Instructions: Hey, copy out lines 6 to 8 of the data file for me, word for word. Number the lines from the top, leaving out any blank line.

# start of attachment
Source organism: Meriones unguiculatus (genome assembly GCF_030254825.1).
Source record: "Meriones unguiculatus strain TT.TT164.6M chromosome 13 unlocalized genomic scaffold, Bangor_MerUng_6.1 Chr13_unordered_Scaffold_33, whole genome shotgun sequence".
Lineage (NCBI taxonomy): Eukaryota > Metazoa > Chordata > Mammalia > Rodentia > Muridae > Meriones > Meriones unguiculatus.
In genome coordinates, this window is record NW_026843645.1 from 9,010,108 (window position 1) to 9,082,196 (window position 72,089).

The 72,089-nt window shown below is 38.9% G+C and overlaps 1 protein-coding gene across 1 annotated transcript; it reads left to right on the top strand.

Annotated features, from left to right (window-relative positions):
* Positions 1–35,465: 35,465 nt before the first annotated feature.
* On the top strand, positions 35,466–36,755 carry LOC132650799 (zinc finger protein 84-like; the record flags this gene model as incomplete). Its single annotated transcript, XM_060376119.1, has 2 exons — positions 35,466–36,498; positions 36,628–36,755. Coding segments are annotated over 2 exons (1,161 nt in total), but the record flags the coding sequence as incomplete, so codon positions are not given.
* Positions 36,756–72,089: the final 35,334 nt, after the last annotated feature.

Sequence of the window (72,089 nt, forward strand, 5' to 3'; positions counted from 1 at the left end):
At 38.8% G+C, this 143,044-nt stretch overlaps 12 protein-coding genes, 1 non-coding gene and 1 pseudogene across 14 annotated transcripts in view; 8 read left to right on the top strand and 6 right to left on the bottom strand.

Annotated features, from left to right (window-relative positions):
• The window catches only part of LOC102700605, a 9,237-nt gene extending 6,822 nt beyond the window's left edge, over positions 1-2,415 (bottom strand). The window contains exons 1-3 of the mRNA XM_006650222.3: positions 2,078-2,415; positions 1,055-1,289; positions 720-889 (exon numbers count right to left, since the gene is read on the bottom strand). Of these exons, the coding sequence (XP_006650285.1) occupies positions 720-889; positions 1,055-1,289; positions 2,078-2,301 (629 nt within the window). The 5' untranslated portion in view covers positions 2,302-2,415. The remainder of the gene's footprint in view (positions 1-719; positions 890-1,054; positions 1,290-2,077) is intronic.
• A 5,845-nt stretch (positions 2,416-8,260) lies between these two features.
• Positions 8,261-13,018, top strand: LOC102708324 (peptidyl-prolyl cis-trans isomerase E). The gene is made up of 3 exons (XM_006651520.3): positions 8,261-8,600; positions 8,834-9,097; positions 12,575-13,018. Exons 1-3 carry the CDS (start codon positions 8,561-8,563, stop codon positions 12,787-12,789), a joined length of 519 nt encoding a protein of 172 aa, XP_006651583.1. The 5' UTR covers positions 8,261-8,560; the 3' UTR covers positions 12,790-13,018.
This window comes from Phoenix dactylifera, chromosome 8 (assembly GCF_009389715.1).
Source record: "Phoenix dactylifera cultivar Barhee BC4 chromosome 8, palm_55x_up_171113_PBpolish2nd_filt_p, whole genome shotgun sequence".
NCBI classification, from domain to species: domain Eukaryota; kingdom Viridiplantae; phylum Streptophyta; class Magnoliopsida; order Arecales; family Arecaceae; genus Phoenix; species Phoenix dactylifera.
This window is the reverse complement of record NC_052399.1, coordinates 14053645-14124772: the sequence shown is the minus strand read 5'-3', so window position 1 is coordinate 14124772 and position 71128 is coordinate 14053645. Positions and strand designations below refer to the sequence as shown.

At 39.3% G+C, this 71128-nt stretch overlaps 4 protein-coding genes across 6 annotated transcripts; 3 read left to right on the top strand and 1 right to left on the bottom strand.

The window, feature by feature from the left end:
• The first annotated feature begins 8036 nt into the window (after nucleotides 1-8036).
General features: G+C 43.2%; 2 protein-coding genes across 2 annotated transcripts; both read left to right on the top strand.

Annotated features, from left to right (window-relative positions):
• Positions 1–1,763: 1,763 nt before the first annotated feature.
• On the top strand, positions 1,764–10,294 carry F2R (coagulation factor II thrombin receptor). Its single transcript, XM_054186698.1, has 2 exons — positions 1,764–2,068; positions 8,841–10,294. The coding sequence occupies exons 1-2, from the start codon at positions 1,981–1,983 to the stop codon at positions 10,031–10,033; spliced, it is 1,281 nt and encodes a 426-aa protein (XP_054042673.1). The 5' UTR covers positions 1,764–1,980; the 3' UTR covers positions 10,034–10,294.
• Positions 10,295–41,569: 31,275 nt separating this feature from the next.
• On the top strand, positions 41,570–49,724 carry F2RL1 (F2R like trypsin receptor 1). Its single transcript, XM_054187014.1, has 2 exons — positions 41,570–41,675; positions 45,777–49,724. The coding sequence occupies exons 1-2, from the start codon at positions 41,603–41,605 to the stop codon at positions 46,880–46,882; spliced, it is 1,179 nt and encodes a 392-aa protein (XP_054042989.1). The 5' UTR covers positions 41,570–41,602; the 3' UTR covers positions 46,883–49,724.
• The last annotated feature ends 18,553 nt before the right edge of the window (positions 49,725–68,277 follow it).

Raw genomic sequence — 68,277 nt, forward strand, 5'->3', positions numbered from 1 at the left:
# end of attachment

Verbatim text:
Annotated features, from left to right (window-relative positions):
* Positions 1–35,465: 35,465 nt before the first annotated feature.
* On the top strand, positions 35,466–36,755 carry LOC132650799 (zinc finger protein 84-like; the record flags this gene model as incomplete). Its single annotated transcript, XM_060376119.1, has 2 exons — positions 35,466–36,498; positions 36,628–36,755. Coding segments are annotated over 2 exons (1,161 nt in total), but the record flags the coding sequence as incomplete, so codon positions are not given.